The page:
NICK FOLES passed for a career-high 428 yards, tops in the NFL last weekend. He threw three touchdown passes, just one interception, and had a passer rating of 103.5.
Still, the second-year signal caller has almost been universally talked about as having just an OK performance against Minnesota.
That's pretty much the same way Foles feels as he evaluates his day. To him, the primary statistic that matters is the won-lost record. Because the Eagles suffered a critical loss to the lowly Vikings, there's little chance he feels good about his play.
"We didn't win," Foles said. "I missed some throws that didn't give us an opportunity to win. I'm a firm believer that as an offense we have to score more points than the other team no matter how many they score.
"I didn't put us in a good enough position. Obviously there were some good plays in the game, but not enough. I look at it as, I've got to make a play. It's tough, but that's part of being a quarterback."
How a quarterback responds to a loss is just as important. Foles played the worst game of his young career when the Eagles lost to Dallas, 17-3, in October.
After sitting out a game with a concussion, he bounced back by tying a NFL record with seven touchdown passes in a victory against Oakland in his return.
"I've learned to handle [not doing enough to win a particular game]," Foles said. "It hurts, but you have to have a short memory out there. [If a bad play happens,] I learn from it and move forward. Hopefully I don't make the same mistake again."
Primarily because of his own performance, the standards have been raised for Foles.
No matter what people were looking for from him when he took over for injured Michael Vick in Week 5, the point is that he has now helped put the Eagles in a position to win the NFC East and return to the playoffs for the first time since 2010.
That's the measuring stick now for Foles, coach Chip Kelly and the entire Eagles organization. At this stage, anything but the postseason would be a disappointment.
"When you have success, people's expectations do grow," Foles said. "They see you play consistently and they expect that every week. That's what I expect. But I can't let a game where I feel I don't play well or did not help our team as much as I should affect me where I can't play at that level.
"If I mess up, I keep fighting through it. My goal every week is to play a perfect game. In reality that is not possible, but that's why you have a short memory. My teammates are looking at me, as quarterback, to see how I react in adverse situations. Is he going to lose composure or keep firing the ball? I'm going to keep firing."
At the beginning of the season, an 8-8 finish would have been seen as a positive.
When Foles first went in for Vick, people just wanted to see him show some things that might indicate he could develop into the Eagles' quarterback of the future.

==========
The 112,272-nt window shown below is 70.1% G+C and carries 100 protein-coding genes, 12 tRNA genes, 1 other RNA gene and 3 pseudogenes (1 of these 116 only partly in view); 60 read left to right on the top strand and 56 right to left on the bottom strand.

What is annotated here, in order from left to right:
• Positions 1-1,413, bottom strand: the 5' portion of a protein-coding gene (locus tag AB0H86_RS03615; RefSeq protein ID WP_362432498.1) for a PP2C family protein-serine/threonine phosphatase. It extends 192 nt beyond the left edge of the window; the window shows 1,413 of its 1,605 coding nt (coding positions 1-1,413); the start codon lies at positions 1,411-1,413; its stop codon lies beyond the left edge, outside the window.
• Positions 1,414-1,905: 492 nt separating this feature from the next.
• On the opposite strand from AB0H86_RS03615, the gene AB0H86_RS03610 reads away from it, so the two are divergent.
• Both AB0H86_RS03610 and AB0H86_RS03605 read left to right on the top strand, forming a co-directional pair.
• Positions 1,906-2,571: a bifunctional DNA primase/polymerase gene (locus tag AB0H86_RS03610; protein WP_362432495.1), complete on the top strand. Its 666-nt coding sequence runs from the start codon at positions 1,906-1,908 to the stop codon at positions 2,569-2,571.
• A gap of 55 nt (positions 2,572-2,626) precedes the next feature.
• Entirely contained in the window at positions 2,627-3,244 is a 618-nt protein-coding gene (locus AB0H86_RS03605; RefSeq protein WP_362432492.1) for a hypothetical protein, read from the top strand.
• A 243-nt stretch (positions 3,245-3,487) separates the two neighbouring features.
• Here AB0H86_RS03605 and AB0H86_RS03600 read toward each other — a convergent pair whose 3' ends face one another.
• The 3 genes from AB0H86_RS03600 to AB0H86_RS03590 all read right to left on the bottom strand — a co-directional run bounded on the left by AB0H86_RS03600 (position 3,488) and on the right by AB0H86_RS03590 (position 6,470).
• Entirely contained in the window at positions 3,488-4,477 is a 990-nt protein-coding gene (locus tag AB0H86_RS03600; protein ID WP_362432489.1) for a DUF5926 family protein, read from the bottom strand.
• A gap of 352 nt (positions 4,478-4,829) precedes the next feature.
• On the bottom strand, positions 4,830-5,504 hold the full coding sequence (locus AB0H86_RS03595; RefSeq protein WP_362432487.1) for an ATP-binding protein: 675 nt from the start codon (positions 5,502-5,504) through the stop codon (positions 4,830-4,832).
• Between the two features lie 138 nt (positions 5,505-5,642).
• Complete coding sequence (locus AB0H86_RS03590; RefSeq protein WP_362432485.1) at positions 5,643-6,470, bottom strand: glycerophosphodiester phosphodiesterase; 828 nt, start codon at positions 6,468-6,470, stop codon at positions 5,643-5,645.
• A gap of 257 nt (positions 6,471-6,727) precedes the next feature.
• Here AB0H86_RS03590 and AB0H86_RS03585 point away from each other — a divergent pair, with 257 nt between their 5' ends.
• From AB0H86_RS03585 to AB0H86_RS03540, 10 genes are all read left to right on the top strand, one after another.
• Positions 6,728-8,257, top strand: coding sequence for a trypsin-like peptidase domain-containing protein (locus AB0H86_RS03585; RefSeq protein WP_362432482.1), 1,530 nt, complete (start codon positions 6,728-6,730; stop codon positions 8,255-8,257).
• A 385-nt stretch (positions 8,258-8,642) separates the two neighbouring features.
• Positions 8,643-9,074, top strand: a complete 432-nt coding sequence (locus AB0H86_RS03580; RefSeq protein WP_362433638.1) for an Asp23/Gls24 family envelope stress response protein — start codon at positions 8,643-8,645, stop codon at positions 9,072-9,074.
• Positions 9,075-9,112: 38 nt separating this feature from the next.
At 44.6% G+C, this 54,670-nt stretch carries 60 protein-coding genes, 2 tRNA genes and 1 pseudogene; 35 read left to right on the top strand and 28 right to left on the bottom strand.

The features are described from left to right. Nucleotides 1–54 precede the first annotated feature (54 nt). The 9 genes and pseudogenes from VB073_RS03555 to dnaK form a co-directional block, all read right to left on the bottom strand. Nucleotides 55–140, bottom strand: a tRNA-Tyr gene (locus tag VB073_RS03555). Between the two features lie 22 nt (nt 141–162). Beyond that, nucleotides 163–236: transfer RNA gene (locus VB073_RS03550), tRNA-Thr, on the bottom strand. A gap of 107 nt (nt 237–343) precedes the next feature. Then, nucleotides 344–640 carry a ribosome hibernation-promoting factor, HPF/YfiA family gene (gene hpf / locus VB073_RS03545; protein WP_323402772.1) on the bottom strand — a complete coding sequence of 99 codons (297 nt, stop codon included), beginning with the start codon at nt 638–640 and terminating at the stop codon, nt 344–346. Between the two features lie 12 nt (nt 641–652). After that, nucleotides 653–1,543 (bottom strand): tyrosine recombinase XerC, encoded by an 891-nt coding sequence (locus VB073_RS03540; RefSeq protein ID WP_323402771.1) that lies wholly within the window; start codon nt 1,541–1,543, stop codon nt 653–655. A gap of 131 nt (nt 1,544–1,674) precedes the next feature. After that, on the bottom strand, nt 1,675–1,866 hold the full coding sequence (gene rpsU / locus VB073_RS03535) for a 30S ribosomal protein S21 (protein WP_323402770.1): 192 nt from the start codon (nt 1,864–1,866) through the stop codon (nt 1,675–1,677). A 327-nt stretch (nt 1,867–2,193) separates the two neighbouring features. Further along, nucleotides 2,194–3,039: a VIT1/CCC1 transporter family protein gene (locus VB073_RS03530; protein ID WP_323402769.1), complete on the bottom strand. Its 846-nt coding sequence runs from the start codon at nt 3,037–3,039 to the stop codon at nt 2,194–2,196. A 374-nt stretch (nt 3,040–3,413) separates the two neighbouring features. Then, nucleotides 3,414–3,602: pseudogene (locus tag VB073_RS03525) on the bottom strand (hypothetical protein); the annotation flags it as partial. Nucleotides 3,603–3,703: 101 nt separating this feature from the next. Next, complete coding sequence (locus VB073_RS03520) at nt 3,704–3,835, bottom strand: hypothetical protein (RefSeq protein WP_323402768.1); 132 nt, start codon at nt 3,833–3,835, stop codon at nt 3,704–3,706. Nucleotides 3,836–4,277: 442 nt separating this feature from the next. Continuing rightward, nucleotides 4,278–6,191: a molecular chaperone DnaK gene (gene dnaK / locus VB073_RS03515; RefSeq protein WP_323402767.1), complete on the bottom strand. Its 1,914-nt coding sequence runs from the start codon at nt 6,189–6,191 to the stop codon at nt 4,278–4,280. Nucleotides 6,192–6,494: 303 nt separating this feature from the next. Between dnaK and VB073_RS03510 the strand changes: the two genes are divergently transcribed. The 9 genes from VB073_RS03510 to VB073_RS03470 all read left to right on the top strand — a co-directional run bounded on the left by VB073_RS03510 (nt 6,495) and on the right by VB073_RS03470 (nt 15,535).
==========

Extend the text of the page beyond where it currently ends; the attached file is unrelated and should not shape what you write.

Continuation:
Now, however, the Eagles (8-6) are in control of their own playoff fate by having a one-game lead over Dallas with two to play.
What they do in the next two games against Chicago on Sunday and at Dallas in the regular-season finale will determine the success of this season.
For all of the things Foles has surprisingly accomplished in his eight starts this season - going 6-2, tying the TD-pass record and being named NFC Offensive Player of the Month for November in addition to two weekly honors - it now comes down to Chicago and Dallas.
However it happens, the only responsibility Foles has right now is to get the Eagles into the playoffs.
That's what the expectation should be. That's what good quarterbacks in this league do with these types of opportunities.
Foles is not too young or too inexperienced. That's a crutch that he has outgrown.
Of the 11 quarterbacks drafted in 2012, Andrew Luck (Indianapolis), Robert Griffin III (Washington) and Russell Wilson (Seattle) took their teams to the playoffs as rookies. Luck and Wilson will be returning to the playoffs as 2013 division winners. Foles has the opportunity to join them.
"This is why we play the game," Foles said. "You play for opportunities like this. I'm excited for the week of preparation. Playing sharp as a quarterback is my goal this week and that requires great preparation.
"There is a lot more attention that comes with this, but I'd much rather be in this position than where we were last season.
"Every game you play is a meaningful game. Don't misunderstand me, because every game you get to play in the NFL is a blessing, but to have a chance to get to continue to play on into the playoffs is what we play for.
"The city is excited. There is a lot on this game come Sunday."
Foles' sole responsibility is to find a way to win the game by any means necessary. It's not about the individual statistics, only the final score.
Foles says he wants to be a great quarterback. Winning in situations like this is what great quarterbacks do.